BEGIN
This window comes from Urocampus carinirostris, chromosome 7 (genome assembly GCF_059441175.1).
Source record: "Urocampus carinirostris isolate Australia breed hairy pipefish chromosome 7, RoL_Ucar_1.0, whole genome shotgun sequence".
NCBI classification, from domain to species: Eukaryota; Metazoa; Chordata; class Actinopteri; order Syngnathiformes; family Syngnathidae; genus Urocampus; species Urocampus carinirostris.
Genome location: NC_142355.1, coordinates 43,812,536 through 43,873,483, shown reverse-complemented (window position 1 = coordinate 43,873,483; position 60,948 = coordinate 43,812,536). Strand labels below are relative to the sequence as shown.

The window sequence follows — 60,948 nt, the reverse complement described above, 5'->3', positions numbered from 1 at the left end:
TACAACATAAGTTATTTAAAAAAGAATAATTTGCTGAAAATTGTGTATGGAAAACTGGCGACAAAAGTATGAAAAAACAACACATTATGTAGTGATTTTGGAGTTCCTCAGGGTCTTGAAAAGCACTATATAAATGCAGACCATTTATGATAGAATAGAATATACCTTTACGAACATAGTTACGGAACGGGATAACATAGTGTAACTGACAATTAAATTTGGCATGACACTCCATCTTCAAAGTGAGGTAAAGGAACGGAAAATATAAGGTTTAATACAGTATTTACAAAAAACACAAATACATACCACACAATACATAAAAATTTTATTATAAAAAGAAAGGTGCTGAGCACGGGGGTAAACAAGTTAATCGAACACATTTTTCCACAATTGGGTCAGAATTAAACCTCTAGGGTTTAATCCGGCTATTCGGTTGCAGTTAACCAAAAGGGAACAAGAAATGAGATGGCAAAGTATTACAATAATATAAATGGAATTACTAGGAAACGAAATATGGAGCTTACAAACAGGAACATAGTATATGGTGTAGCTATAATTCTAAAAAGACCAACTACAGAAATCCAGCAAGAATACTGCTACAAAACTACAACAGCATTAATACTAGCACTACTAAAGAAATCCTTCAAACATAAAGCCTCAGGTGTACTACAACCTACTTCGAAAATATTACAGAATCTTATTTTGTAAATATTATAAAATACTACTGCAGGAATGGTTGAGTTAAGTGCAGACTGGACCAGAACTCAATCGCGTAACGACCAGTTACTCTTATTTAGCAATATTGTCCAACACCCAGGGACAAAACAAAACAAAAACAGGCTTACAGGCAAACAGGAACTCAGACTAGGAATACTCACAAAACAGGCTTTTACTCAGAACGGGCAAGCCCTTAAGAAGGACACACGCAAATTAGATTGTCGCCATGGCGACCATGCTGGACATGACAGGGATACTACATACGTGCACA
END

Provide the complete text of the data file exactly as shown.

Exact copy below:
This window comes from Urocampus carinirostris, chromosome 7 (genome assembly GCF_059441175.1).
Source record: "Urocampus carinirostris isolate Australia breed hairy pipefish chromosome 7, RoL_Ucar_1.0, whole genome shotgun sequence".
NCBI classification, from domain to species: Eukaryota; Metazoa; Chordata; class Actinopteri; order Syngnathiformes; family Syngnathidae; genus Urocampus; species Urocampus carinirostris.
Genome location: NC_142355.1, coordinates 43,812,536 through 43,873,483, shown reverse-complemented (window position 1 = coordinate 43,873,483; position 60,948 = coordinate 43,812,536). Strand labels below are relative to the sequence as shown.

The window sequence follows — 60,948 nt, the reverse complement described above, 5'->3', positions numbered from 1 at the left end:
TACAACATAAGTTATTTAAAAAAGAATAATTTGCTGAAAATTGTGTATGGAAAACTGGCGACAAAAGTATGAAAAAACAACACATTATGTAGTGATTTTGGAGTTCCTCAGGGTCTTGAAAAGCACTATATAAATGCAGACCATTTATGATAGAATAGAATATACCTTTACGAACATAGTTACGGAACGGGATAACATAGTGTAACTGACAATTAAATTTGGCATGACACTCCATCTTCAAAGTGAGGTAAAGGAACGGAAAATATAAGGTTTAATACAGTATTTACAAAAAACACAAATACATACCACACAATACATAAAAATTTTATTATAAAAAGAAAGGTGCTGAGCACGGGGGTAAACAAGTTAATCGAACACATTTTTCCACAATTGGGTCAGAATTAAACCTCTAGGGTTTAATCCGGCTATTCGGTTGCAGTTAACCAAAAGGGAACAAGAAATGAGATGGCAAAGTATTACAATAATATAAATGGAATTACTAGGAAACGAAATATGGAGCTTACAAACAGGAACATAGTATATGGTGTAGCTATAATTCTAAAAAGACCAACTACAGAAATCCAGCAAGAATACTGCTACAAAACTACAACAGCATTAATACTAGCACTACTAAAGAAATCCTTCAAACATAAAGCCTCAGGTGTACTACAACCTACTTCGAAAATATTACAGAATCTTATTTTGTAAATATTATAAAATACTACTGCAGGAATGGTTGAGTTAAGTGCAGACTGGACCAGAACTCAATCGCGTAACGACCAGTTACTCTTATTTAGCAATATTGTCCAACACCCAGGGACAAAACAAAACAAAAACAGGCTTACAGGCAAACAGGAACTCAGACTAGGAATACTCACAAAACAGGCTTTTACTCAGAACGGGCAAGCCCTTAAGAAGGACACACGCAAATTAGATTGTCGCCATGGCGACCATGCTGGACATGACAGGGATACTACATACGTGCACA